longer; and the headache which had been plaguing her from the moment she'd woken up that morning. She had taken some medication, then had lain back down, and so had managed to reduce the pounding to a dull roar before business forced her out of bed again.
"Sorry I'm late..." she began, making excuses as she took her seat at the table.
"It's all right, perfectly all right," Leo assured her. Although he was addressing Lyta, his gaze never wandered from his brother's face. "I've been waiting for this a long time, I can wait a few more minutes."
"Oh, so now he's patient," said the annoyed Alex, clearly exercising restraint by not getting up and walking away. "Twenty years ago you weren't so patient."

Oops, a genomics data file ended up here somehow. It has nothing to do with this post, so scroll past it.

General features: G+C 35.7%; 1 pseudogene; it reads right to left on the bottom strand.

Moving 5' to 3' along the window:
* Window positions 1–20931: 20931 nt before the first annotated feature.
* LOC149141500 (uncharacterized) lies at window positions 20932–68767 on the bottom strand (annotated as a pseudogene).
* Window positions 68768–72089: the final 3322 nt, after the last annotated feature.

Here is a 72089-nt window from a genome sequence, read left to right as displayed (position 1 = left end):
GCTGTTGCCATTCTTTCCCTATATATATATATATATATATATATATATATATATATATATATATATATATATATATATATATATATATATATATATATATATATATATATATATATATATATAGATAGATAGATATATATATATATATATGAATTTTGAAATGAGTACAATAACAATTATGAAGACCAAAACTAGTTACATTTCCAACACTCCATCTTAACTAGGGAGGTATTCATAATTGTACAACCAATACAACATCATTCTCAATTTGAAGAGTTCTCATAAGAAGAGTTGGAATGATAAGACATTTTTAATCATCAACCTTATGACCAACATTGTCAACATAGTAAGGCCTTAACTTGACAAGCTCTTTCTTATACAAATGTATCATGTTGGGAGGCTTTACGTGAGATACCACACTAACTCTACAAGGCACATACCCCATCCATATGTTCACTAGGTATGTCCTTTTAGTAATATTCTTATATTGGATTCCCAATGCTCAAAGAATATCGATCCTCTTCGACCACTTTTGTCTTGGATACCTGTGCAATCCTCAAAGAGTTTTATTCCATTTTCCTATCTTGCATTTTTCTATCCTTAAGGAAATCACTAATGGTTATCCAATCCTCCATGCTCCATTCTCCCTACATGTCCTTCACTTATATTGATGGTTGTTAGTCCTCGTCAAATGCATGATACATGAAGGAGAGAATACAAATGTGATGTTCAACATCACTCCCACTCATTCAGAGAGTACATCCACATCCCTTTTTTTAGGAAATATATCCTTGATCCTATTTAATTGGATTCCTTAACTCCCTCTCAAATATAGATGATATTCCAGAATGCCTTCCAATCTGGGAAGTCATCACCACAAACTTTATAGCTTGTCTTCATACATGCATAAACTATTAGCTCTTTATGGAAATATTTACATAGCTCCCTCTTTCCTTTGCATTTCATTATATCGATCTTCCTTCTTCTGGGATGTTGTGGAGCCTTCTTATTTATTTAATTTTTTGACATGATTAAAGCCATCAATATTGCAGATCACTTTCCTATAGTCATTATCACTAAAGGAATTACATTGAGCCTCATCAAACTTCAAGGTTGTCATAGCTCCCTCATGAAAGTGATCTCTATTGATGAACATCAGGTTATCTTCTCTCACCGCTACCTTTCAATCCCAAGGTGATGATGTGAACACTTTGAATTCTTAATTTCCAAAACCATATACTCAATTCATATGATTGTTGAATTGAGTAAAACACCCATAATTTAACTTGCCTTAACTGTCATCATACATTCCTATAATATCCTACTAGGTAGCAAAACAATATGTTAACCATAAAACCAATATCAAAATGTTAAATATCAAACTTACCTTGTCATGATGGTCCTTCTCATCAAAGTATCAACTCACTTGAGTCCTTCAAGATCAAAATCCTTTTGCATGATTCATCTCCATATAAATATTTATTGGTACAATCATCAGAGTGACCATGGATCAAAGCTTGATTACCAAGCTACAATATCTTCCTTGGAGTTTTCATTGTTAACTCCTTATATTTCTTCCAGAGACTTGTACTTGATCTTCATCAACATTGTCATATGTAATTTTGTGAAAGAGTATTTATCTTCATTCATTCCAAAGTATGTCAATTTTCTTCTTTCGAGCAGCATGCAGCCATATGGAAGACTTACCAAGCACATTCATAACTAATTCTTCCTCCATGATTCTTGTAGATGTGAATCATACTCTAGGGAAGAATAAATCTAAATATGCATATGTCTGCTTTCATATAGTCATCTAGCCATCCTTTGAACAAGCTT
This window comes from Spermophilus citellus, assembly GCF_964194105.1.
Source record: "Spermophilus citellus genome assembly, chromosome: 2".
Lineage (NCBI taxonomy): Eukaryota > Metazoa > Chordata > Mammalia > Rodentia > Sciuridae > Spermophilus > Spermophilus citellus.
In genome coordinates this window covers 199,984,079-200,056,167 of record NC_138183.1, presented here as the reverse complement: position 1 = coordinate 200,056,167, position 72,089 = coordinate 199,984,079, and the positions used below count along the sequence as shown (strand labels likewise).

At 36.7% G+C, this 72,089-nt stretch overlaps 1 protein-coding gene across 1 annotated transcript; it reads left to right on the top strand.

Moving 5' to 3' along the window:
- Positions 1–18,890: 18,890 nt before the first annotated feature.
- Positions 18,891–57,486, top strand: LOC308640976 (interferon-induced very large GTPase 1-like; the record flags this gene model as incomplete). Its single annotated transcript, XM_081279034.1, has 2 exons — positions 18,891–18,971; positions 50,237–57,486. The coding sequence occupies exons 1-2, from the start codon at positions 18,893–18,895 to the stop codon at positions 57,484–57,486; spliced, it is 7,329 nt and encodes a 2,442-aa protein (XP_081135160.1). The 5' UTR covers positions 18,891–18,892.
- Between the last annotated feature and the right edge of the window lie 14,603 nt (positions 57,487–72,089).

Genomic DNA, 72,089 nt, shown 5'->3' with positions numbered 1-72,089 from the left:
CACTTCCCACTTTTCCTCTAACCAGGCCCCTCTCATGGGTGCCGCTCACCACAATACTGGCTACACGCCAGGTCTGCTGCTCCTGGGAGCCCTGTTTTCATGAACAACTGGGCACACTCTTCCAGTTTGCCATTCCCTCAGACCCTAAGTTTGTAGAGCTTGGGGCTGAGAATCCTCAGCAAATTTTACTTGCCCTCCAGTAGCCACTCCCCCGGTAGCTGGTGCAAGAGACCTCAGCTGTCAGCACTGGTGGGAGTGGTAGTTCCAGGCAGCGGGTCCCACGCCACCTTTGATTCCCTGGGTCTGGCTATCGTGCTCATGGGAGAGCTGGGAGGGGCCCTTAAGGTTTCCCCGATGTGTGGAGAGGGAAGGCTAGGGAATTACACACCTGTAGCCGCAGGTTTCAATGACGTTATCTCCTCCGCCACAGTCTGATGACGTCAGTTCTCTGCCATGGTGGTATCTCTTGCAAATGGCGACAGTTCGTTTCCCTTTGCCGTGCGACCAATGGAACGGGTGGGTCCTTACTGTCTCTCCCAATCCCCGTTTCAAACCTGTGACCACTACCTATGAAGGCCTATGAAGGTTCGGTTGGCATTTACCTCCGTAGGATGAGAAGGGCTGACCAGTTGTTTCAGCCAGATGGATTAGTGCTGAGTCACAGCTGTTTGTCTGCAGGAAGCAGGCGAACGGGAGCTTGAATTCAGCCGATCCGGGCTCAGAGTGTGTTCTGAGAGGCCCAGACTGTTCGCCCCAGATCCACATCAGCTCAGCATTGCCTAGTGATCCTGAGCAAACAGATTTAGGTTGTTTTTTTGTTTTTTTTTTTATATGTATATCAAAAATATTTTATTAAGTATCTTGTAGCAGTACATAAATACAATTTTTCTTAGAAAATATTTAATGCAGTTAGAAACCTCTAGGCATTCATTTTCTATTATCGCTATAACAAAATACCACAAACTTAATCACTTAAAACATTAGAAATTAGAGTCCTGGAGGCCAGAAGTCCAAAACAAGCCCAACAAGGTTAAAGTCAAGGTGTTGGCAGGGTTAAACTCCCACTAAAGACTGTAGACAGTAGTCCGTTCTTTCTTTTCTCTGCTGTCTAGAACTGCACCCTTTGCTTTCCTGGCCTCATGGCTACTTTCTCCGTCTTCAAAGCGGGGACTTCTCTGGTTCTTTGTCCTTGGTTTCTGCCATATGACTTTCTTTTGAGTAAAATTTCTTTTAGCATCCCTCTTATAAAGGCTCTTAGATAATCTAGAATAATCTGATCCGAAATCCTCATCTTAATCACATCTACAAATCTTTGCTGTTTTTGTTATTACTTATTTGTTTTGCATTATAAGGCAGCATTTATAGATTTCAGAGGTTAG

There were some people who suffered personal misfortune and dealt with their mishaps in a stoic manner. Leo wasn't one of those. He was the type to take his difficulties and throw them in the face of anyone who would listen in order to garner sympathy or force a reaction. "Twenty years ago I had twenty years, now I'm sixty-five, I've got Felmar's Syndrome, and who knows how long I've got left," he declared, waving his mortality like a banner. "I want some satisfaction before I die."
Leo was her client, yet Lyta looked at him as if he were some strange single-cell life-form that had just popped into existence under a microscope ... and a particularly homely single-cell life-form at that. Rather than continue to talk to him, she quickly decided to try her luck with the other brother. "Mr. Rosen..." she said to the elder.
"Alex, call me Alex," he told her with a ready smile. The kind of smile that had, in his younger days, always had a way of charming the young ladies. He'd been quite the rake, once upon a time, and vestiges of that man lived in him still. He pointed